The Hobbit: An Unexpected Journey returned to the top of the box office on Friday, crossing the $200 million mark in the process. The $250 million Warner Bros. release grossed an estimated $10.7 million on Friday, putting it on pace for a $31 million weekend, which would bring its total to about $221 million and lift its worldwide cume past $600 million. READ FULL STORY

'Bully': Carmike Cinemas to screen unrated doc as if it were R rated

Carmike Cinemas, the country’s fourth-largest movie theater chain, will release the contentious documentary Bully as an R-rated film, as it was initially designated by the Motion Picture Association of America.

A rep for Carmike Cinemas told EW: “It’s just like any other movie content that’s out there being distributed. It was originally rated an R picture. We certainly respect the MPAA and all that they do and how they evaluate and review pictures, and that’s the rating that it received, and that’s how we’ll handle it. It was rated R and that’s how we’ll present it in theaters.” The decision means minors will need to be with a parent or guardian to see the film.  READ FULL STORY

'Bully' to screen for minors with permission at AMC Theaters, lands 'Pause 13+' rating from Common Sense Media

Usually, when a film is released without a rating by the MPAA, it’s because it contains so much mature content — usually sexual in nature — that it was going to get an NC-17. In turn, major theater chains have traditionally treated unrated films as if they have an NC-17 rating, and won’t screen the film for any audience.

AMC Theaters, however, is making an exception for the documentary Bully, which the Weinstein Company announced yesterday would be released this Friday unrated after the MPAA refused to lower its R rating for the film. Today, AMC decided it would allow ticket buyers under the age of 17 to see Bully — with permission. “AMC will be presenting Bully…as not rated,” said the theater-chain in a statement. “Guests younger than 17 can see the film if they are accompanied by a parent or adult guardian, or if they present a signed parental permission slip.”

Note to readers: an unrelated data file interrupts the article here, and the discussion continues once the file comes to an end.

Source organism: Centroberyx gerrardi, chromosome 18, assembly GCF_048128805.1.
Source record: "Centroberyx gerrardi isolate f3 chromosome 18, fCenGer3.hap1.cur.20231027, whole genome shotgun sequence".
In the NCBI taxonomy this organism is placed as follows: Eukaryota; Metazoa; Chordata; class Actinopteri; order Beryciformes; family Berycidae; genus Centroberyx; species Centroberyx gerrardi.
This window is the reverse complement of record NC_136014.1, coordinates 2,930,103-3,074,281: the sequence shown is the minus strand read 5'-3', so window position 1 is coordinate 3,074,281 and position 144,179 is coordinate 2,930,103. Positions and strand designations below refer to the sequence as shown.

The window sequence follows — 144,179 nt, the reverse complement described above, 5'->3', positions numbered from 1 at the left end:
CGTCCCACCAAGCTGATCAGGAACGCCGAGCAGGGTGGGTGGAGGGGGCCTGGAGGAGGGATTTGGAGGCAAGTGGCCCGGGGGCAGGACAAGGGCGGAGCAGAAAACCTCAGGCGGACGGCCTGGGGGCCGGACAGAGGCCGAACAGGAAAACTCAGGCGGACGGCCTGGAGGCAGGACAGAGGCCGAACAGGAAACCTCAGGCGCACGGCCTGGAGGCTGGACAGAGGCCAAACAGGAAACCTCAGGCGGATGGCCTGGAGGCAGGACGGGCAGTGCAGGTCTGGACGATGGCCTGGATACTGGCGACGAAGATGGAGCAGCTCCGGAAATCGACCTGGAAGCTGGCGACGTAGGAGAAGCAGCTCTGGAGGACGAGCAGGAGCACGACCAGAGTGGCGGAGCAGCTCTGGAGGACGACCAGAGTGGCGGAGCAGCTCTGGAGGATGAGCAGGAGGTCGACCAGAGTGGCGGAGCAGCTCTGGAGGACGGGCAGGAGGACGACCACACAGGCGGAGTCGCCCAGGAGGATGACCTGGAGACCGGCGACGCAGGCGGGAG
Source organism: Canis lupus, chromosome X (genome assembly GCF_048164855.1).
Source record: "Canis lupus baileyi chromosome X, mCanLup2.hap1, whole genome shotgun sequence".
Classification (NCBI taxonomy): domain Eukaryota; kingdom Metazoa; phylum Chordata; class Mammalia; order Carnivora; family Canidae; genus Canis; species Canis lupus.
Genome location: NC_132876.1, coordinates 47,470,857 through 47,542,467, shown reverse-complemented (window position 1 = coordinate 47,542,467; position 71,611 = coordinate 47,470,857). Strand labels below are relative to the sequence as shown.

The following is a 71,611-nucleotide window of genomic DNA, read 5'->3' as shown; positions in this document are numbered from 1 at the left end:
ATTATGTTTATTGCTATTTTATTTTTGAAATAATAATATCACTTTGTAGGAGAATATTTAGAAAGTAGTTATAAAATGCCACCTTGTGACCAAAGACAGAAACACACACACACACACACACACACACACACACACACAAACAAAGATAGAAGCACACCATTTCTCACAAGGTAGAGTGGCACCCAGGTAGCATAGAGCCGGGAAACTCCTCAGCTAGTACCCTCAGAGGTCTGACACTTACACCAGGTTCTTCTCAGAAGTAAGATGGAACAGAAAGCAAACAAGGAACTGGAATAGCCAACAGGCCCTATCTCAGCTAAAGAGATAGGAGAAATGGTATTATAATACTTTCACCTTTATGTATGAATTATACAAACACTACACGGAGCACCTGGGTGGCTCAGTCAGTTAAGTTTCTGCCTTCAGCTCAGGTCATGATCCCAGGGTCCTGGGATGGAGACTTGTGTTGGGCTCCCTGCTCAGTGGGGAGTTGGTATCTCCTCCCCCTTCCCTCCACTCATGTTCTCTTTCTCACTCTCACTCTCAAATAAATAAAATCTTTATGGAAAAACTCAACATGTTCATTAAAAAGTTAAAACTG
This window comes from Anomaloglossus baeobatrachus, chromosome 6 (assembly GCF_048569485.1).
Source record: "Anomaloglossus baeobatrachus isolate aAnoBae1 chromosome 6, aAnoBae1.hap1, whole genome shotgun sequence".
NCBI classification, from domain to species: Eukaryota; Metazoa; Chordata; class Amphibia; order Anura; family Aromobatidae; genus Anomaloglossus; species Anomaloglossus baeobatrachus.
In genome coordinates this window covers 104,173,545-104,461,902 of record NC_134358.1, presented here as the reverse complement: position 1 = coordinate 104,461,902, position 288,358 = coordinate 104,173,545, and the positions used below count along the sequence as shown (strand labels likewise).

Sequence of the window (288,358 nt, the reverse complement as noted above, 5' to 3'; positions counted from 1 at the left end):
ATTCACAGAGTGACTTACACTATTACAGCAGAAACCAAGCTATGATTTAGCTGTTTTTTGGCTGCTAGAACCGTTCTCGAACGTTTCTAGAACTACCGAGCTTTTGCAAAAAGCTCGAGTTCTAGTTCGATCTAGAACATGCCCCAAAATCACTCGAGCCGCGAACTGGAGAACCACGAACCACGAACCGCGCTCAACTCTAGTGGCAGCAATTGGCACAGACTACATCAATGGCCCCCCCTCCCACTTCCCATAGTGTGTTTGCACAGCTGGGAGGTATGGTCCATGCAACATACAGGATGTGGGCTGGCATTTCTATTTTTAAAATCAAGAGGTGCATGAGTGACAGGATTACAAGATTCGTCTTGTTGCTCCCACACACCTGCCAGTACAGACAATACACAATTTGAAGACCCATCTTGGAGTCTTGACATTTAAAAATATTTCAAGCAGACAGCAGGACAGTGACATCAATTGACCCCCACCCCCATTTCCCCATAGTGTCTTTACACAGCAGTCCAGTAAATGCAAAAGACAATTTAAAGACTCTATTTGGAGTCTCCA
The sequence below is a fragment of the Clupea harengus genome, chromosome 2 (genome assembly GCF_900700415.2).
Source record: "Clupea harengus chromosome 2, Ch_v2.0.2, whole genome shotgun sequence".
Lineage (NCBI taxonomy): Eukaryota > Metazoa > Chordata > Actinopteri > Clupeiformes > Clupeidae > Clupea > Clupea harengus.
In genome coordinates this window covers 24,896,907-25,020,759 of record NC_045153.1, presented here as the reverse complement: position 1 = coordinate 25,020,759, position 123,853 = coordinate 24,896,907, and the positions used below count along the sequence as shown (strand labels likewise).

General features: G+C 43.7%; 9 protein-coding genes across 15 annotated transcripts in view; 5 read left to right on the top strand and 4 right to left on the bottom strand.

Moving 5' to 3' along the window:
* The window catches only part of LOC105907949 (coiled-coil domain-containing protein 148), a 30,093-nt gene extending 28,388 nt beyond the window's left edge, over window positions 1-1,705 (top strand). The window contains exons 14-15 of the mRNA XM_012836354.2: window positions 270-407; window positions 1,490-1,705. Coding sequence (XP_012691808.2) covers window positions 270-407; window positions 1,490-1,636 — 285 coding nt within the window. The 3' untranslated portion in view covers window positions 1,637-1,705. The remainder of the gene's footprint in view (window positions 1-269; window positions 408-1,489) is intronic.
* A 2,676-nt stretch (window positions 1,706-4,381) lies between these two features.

That permission slip will be available on Wednesday at this link on AMC’s website. The film opens at the AMC Lincoln Square 13 in New York, and the AMC Century City 15 in Los Angeles on Friday, and expands into other theaters nationwide over the coming weeks. (A rep for the company declined to comment on the Parent’s Television Council’s statement that screening Bully at AMC’s theaters “threatens to derail the entire ratings system.”)

Bully will be released with a rating, however — just not from the MPAA. READ FULL STORY

'The Hunger Games' too violent for some preteens, says Common Sense Media -- EXCLUSIVE

With so much breathless anticipation awaiting the release of The Hunger Games this Friday, lost in the shuffle may be whether the film, based on Suzanne Collins’ wildly popular young-adult novel, is actually appropriate for young adults. The core story, after all, is 24 teenage kids literally killing each other as a brutal national television spectacle. In the wake of the controversy swirling around the MPAA’s decision to give an R rating to Bully solely for a handful of four-letter words — whereas The Hunger Games merited a PG-13 — how can parents decide whether to bring their young kids to see the film those kids have been talking about for months on end?

Enter Common Sense Media. The independent, not-for-profit, non-partisan group has been rating films’ appropriateness since 2003 on a far more rigorous scale than the MPAA’s one-size-fits all system. And EW can reveal exclusively that the group rates The Hunger Games a “Pause 13+.”

What does that mean? READ FULL STORY

Latest Videos in Movies


From Our Partners

TV Recaps

Powered by VIP